June 30, 2005
I wanted to update you on progress in the House. Thus, my long delay. In fact, I didn’t have anything to update until just now, but I didn’t want you to think there was something going on and I wasn’t telling you! We have been gaveling in, recessing, standing at ease, and repeating that order over, and over, and over... You get the idea. However, that doesn’t mean we have not been working. During these breaks we have been meeting in our Republican caucus, meeting in small groups to discuss solutions, and constantly taking "baby steps" toward a plan that will get 63 House votes and 21 Senate votes.
You’ve seen my comments in newspapers across the state about a promised "quid pro quo" for school funding. Yes, some of my colleagues are promising to vote for school funding if the constitutional amendment passes. I might support an amendment during a regular session, but I do not see that as our purpose for being in Topeka. If the amendment is valid now, it will be valid in January, or February, etc.
87th Street Update from the City of Lenexa
Goddard Street south of 87th Street Parkway (east of I-35) will be closed beginning June 30 as contractors continue to make progress on the 87th Street Parkway, I-35, US-69 Highway interchange project. This closure will be in effect until July 31st.
Lenexa Drive, north of 87th will be closed beginning Wednesday, July 6th. This closure will be in effect until about September 2nd.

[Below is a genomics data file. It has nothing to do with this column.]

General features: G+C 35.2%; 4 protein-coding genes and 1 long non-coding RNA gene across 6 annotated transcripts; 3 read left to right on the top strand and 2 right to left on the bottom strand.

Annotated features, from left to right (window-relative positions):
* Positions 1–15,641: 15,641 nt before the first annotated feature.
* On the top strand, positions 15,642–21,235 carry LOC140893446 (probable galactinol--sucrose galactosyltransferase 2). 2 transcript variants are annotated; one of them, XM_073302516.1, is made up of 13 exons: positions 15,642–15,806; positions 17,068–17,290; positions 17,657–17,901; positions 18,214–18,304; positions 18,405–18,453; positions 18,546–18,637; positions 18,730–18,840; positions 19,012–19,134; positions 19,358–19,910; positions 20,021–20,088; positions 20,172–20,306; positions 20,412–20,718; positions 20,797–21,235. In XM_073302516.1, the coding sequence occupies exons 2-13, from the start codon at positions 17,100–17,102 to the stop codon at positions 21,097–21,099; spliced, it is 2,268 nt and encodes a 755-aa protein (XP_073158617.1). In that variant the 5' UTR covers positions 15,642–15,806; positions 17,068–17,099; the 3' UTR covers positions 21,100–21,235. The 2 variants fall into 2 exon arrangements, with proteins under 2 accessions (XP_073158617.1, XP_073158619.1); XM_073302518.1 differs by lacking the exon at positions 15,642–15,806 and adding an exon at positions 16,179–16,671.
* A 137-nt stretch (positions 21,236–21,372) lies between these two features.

Also, Reeder Road will be closed beginning on July 6th. This closure will remain in effect until about July 26th.
Lenexa Community Days Parade
If you are in town for the Lenexa Community Days Parade on Monday morning (July 4th), please consider joining the Sharp team! We will meet under the train bridge on 95th Street and Santa Fe at 9:30 a.m. You will have to park at the Senior Center or another lot and walk because the streets are closed at Noland. If you have already let me know you are coming, please reply again in case your weekend schedule has changed!
Augenblick and Myers - This study was brought before the legislature for full implementation. There are two major parts of the study - funding, and consolidation. As many of you know, it would cost nearly $1 billion to implement. The bill was divided into those two parts. I opposed the funding piece, not because I do not think Kansas schools need enhancements, but that amount would simply bankrupt our state. We have been on the verge of that for a couple of years, and fully funding A&M right now would be the proverbial "straw."
I was one of few legislators that supported the consolidation side of A&M. Consolidation is coming and we have failed to explain it properly. In truth, consolidation would be a HUGE tax break for our rural friends. Imagine, instead of your city supporting an entire school district of 150, 300, or even 500 kids, you combine with four other cities in the county, and divide the cost of funding one school district between four communities. Talk about a tax cut! In fact, the legislature has made consolidation even more economically attractive for those communities that are interested, through tax incentives.